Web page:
Isingiro Leaders Divided Over Extended Quarantine

1975 Views Isingiro District, Uganda

In short
Politicians and technocrats in Isingiro district have disagreed over a partial quarantine put in place 10 years ago to contain foot and mouth disease.

 Politicians and technocrats in Isingiro district have disagreed over a partial quarantine put in place 10 years ago to contain foot and mouth disease.

With the disease incidence subsiding, a group of politicians led by Jeremiah Kamurali the district council five chairperson, have started mobilising locals to start the sale and movement of animals.

Kamurali claims that the technocrats are benefiting from the quarantine at the expense of the farmers. He says that the farmers have not been seeing the benefits of livestock farming for years due to the quarantine and that it is time for the quarantine to be lifted.

Kamurali says that rich farmers who can afford to own loading sites and hire veterinary doctors for screening are the ones benefiting at the expense of the poor.

He asks the locals to open the markets come October 30th, adding that no vaccination has been done and thus no need to keep the markets closed.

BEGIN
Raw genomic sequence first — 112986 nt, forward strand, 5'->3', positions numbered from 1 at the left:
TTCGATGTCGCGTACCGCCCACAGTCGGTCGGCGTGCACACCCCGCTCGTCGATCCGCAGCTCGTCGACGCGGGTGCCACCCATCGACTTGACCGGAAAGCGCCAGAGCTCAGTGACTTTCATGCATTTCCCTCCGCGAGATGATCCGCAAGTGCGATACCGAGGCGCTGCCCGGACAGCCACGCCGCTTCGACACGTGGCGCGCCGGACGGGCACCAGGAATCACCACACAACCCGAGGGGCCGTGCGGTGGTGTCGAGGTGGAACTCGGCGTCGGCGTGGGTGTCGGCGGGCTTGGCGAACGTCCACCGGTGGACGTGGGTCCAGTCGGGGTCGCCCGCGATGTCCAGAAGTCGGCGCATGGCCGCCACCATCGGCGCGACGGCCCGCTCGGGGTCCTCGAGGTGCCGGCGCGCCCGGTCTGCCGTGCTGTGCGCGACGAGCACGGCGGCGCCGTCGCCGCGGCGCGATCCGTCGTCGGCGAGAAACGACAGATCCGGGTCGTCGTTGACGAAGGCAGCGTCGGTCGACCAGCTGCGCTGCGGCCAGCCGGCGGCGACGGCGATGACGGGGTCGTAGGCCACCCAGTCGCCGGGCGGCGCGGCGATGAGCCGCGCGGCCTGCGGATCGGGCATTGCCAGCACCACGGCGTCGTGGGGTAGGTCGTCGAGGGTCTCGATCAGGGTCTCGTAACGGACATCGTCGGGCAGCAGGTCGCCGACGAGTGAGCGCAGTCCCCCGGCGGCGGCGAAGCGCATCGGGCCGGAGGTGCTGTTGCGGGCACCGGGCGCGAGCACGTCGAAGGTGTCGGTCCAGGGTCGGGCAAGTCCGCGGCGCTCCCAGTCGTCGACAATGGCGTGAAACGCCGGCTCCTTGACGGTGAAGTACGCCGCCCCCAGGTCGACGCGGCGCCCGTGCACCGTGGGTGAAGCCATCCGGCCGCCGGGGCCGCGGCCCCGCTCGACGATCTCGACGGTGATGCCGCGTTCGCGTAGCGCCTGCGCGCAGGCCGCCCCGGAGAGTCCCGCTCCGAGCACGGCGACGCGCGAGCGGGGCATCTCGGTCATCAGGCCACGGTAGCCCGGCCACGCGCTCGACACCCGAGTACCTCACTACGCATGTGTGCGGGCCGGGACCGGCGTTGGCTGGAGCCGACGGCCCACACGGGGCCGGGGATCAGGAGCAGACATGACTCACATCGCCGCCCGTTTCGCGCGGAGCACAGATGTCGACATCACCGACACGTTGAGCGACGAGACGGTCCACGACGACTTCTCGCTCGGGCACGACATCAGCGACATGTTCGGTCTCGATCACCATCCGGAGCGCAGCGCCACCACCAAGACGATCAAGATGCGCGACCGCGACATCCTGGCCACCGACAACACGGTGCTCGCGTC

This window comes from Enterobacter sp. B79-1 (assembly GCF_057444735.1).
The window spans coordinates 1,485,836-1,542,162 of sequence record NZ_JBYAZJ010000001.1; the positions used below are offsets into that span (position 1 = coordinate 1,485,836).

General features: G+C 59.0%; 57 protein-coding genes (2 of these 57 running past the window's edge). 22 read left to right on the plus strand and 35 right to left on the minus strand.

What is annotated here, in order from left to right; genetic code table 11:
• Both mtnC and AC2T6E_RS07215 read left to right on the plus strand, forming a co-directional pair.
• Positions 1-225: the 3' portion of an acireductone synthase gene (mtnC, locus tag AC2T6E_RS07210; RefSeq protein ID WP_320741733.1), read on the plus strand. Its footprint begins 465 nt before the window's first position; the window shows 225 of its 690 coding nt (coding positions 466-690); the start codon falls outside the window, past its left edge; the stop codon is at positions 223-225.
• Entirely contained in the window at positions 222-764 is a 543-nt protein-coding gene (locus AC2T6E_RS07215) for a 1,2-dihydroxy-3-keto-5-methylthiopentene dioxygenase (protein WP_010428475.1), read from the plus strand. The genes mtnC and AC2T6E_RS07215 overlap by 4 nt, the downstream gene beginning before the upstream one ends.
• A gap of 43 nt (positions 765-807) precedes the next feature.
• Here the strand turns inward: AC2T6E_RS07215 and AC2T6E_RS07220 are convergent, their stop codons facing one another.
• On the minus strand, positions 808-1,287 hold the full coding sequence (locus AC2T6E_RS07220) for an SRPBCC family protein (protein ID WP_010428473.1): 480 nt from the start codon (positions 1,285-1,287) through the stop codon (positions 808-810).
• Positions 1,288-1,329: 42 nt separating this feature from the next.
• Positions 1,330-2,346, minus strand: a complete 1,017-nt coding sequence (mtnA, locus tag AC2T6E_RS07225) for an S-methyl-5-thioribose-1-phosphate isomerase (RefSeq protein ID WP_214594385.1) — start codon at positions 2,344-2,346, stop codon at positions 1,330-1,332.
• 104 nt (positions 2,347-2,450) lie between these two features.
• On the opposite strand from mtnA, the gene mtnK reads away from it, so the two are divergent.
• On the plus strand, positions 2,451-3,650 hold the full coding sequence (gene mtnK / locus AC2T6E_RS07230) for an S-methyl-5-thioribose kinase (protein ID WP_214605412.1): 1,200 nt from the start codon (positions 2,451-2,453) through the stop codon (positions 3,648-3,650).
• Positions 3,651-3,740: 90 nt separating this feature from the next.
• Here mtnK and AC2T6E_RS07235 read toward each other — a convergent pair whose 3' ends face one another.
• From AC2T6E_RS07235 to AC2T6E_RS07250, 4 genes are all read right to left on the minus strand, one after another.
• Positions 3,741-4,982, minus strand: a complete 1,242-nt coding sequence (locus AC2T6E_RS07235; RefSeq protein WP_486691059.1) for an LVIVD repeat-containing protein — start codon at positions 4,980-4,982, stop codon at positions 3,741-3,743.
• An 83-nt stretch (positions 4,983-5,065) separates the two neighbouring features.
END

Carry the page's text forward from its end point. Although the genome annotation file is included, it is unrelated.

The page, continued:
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However the Isingiro district veterinary officer Dr. Bruhan Kasozi says that the remarks by the chairperson and his team are misleading. He says that the district has not yet wiped out foot and mouth disease and therefore markets cannot reopen.

Kasozi says that opening the markets at the time when they are slowly but surely checking the spread of the disease will be a clear indication that all their efforts for the last 10 years have been put to waste.
 
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According to the Animal Diseases Act, only the commissioner in charge of animal health  is mandated to lift a quarantine. Any person who defies the quarantine faces a fine of 2 million shillings or 2 years in prison or both.
 
The fights between politicians have instead left farmers confused.
  
Alex Turyamuboona, a resident of Kabuyanda town council says that he would like to sell off his animals but is confused by the conflicting messages from the district leaders.
Jonathan Babiha, another farmer from Birere sub county told our reporter that the business community may take advantage of the confusion and start selling the animals illegally.
 
He says that there is need for the politicians and technocrats to come up with a harmonised stand on the matter.